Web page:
Look for a Takamine G series guitar and fit it with Elixir Nanoweb strings with will be easier on your figures until you build up calluses. Price wise you'd be looking at $320 from guitar center, free shipping online. Also check out zzounds and samedaymusic for some good deals.
 
Sep 1, 2009 at 12:32 AM Post #9 of 14

intoflatlines

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You can get good entry/mid-level acoustic guitars for around the $500+ region. I love my Ovation 1771LX. USA Made, great projection, wonderful action and intonation from the start..

Stay away from the cheap starter packs. They don't sound good, don't have good action/intonation from the box (which makes it sound bad and hard to play), and break easier. You'll end up not wanting to play.

Look around for a used acoustic. You can get a good deal.
 
Sep 7, 2009 at 3:35 PM Post #10 of 14

infinitesymphony

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I really like Alvarez's guitars in the sub-$500 range. For the price, I've been impressed. I'll also say that, unless you really need easy access to the higher frets, stick to the typical dreadnought design (without the cutaway). Most high-quality acoustic instruments are symmetrical for a reason.
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Also look out for Guild, Takamine, Yamaha, and some of the bare-bones Gibsons. The more real wood rather than laminate, the better!
 
Sep 8, 2009 at 1:10 AM Post #11 of 14

Kenix

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Sep 8, 2009 at 3:21 AM Post #12 of 14
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Quote:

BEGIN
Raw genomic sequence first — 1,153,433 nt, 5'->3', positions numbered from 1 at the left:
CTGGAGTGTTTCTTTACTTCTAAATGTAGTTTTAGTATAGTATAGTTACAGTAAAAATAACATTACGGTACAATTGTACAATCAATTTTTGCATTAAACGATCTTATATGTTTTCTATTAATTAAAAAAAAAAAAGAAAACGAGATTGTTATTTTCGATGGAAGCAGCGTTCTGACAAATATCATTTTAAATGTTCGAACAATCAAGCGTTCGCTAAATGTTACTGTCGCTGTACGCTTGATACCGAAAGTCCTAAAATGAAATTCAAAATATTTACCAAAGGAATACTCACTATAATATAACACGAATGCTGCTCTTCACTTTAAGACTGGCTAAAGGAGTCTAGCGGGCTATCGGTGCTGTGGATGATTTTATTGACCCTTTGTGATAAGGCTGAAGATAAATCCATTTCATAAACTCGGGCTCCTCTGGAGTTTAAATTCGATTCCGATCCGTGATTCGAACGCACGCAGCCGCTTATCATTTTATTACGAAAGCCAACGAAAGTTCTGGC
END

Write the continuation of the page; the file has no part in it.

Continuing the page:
Originally Posted by Kenix /img/forum/go_quote.gif
I recently purchased a Takamine G124 for $200. It's a classical acoustic guitar (12 frets to body, wider neck, nylon strings) and sounds great for the money.

UG Community @ Ultimate-Guitar.Com - OFFICIAL "What guitar under $300" Thread

Definitely pick up a few and try them. The difference in sound and feel between nylon and steel strings is like night and day.



I love Takamine; I have the first one on the list - Takamine GS330S ($299.99 @ musiciansfriend.com) - definitely one of the best guitars I've played under $1,000.
 
Sep 8, 2009 at 4:17 PM Post #13 of 14

mrarroyo

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Cheap is not always good specially w/ acoustic guitars. I would suggest you take your time and buy an used unit if possible. Then make sure it is properly fitted, if the intonation is off or the strings are too high of the frets you will not want to play it. Also consider silk and strings as your first couple of strings, they are easier to play and will allow you to build some finger strength as well as callous on your finger tips. BTW, I love Larrivee guitars.
 
Sep 8, 2009 at 4:46 PM Post #14 of 14

mgrewe

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Quote:

Originally Posted by intoflatlines /img/forum/go_quote.gif

Stay away from the cheap starter packs. They don't sound good, don't have good action/intonation from the box (which makes it sound bad and hard to play), and break easier. You'll end up not wanting to play.

Look around for a used acoustic. You can get a good deal.



I couldn't agree more. I 2nd the advice of getting either nylon or very light gage strings to start with. In the beginning of my bass playing days, I purchased a red hand exerciser (can't remember the name), but it would let me work our each finger individually. I picked mine up at guitar center for about 12 bucks and would do it while I watched tv. Needless to say, it worked great for me.